After one presents a cogent critique of capitalism,
one is likely to hear the following as a reply from the propagandized, good citizens of corporate state-levied economic despotism (as, in fact, I have this very day during a debate involving the resistance of the US service industry to compensate their workforce with a living wage):
“Socialist utopia Socialist utopia Socialist utopia Socialist utopia Socialist utopia Socialist utopia Socialist utopia…”
Such straw man bleating is the method by which the citizens of the capitalist/consumer paradigm have been conditioned to think and react. Although, in reality, it is evident to people all over the world that capitalism is a spurious god created by a corrupt elite that serves said elites interests well – but fails the multitudes.
Capitalism was designed to keep the masses on edge and in a state of low-grade desperation, by means of keeping the workforce underpaid, in debt, and the system not offering enough jobs to go around, thus keeping people in constant fear of penury.
Yet any system that cannot provide a living wage and chains in debt slavery a large number of the population needs to go to the landfill of history. And all too many obedient citizens will trudge right along with it, dragging their chains, as, all the while, insisting that the rattling of their chains is a sweet melody of freedom, and mindlessly bleating, “Socialist utopia Socialist utopia Socialist utopia Socialist utopia Socialist utopia Socialist utopia Socialist utopia….”
Next, the capitalist state apologists will bleat: “Free Market Free Market Free Market Free Market Free Market Free Market Free Market Free Market Free Market….”
Trouble is: the “free market” only translates into freedom of a select few — and the defacto, or outright slavery, of the many. State capitalism is dependent on the destruction of the Commons — you know, Robin Hood’s grievance — and the forced serfdom of the multitudes.
If you read the letters of Adam Smith, he and other early capitalists discussed various means to drive the populace off the Commons and into crowded cities to serve as dawn to dusk factory laborers for the profits of a greed-besotted few, and, of course, these are the same methods levied today i.e.: the ruthless and socially destructive manner in which a small group of individuals gets away with not paying human beings a living wage, at the behest of and for the benefit of a greedhead few, and to the detriment of the many.
Human activity (since the advent of the oxymoron known as industrial civilization) has been defined by the exploitation of human labour.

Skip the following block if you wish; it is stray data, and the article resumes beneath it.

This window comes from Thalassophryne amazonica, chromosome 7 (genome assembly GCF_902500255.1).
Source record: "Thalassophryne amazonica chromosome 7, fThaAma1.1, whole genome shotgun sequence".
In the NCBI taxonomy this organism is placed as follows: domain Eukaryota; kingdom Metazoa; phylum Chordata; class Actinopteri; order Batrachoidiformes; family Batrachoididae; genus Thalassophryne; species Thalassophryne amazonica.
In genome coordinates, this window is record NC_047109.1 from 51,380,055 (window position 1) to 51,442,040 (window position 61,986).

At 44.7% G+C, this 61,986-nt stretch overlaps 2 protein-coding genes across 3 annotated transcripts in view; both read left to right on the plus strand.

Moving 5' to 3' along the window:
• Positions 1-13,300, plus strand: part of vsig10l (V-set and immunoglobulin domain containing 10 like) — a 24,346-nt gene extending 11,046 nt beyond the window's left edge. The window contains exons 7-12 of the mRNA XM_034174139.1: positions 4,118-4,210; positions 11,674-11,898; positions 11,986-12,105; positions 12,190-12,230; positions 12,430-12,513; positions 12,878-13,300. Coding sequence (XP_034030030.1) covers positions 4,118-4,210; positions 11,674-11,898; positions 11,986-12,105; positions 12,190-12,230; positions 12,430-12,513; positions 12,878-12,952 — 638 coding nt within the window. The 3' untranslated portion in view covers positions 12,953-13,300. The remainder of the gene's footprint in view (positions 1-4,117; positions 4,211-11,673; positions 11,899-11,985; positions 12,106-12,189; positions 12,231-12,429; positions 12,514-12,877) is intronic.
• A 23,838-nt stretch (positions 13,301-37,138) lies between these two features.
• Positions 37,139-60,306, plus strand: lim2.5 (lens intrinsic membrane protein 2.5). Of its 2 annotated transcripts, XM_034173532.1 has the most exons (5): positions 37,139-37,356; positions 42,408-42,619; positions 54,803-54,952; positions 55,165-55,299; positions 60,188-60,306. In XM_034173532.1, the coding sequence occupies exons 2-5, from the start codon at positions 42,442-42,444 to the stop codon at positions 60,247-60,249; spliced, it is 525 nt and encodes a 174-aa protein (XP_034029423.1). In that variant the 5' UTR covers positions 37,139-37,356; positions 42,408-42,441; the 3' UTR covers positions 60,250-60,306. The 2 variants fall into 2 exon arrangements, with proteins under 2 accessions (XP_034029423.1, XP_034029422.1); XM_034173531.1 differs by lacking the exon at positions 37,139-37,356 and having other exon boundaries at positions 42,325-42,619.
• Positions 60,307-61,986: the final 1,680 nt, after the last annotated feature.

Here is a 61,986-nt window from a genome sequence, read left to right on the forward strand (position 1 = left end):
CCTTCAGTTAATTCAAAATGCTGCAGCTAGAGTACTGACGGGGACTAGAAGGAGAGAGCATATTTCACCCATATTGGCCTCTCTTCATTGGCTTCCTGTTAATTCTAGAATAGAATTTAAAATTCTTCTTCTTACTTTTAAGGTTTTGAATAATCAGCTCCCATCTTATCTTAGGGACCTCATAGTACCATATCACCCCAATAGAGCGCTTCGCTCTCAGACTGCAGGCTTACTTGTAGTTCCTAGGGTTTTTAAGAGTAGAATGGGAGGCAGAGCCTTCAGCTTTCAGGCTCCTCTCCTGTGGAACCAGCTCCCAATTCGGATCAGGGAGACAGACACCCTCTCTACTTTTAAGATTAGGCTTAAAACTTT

Also by the mass slaughter of mechanized warfare, and by the wanton destruction of the life-sustaining forces of the earth.
Its landscape is comprised of archipelagos of dehumanizing factories; foetid landfills; slaughterhouses; sterile, commons-devoid, atomized, faux housing and apartment clusters; the sterile monuments to egoist vacuity known as office high-rises; enervating work spaces; battlefield deathscapes; crass McMansions; brutal prisons; individuality-scouring schools; and emptied asylums, whose inmates, now homeless, shuffle through, huddle and die in heart-bereft cities.
Someone messaged today, asking: “From parent to parent – how do you stay sane when bringing up a kid in this world, Phil?”
Sane? That’s a tough goal… in insane times.
As a small child, my mother escaped Nazi Germany as the nation went mad, on Kindertransport, while, during the first year of the Great Depression, my half-Native American father was left, as in infant, on a church doorstep near the reservation where he was born, with a note pinned to his clothes reading, “I can’t feed my baby.”
Although, if the world was not insane, my parents would have never met and I would have never been born. Somehow, in all their trauma and madness, my parents muddled through. And my son will have to do the same. I suspect he will.
To wit: Our children’s generation, unless they take up the challenge to end the ceaseless, lethal folly might very well be the last generation of our species. The thought is unbearable. But that is the reality of the situation. Yet, by not shunting away from conscious awareness the reality of our plight, the heart becomes startled awake to the manifestation of a ferocious and pitiless beauty.
Phil Rockstroh is a poet, lyricist and philosopher bard living in New York City.
Yet a bio amounts to dharma for dimwits: It defines a human being in the same manner and degree of veracity as a restaurant menu describes the various slabs of meat offered … commodified things that were once living beings.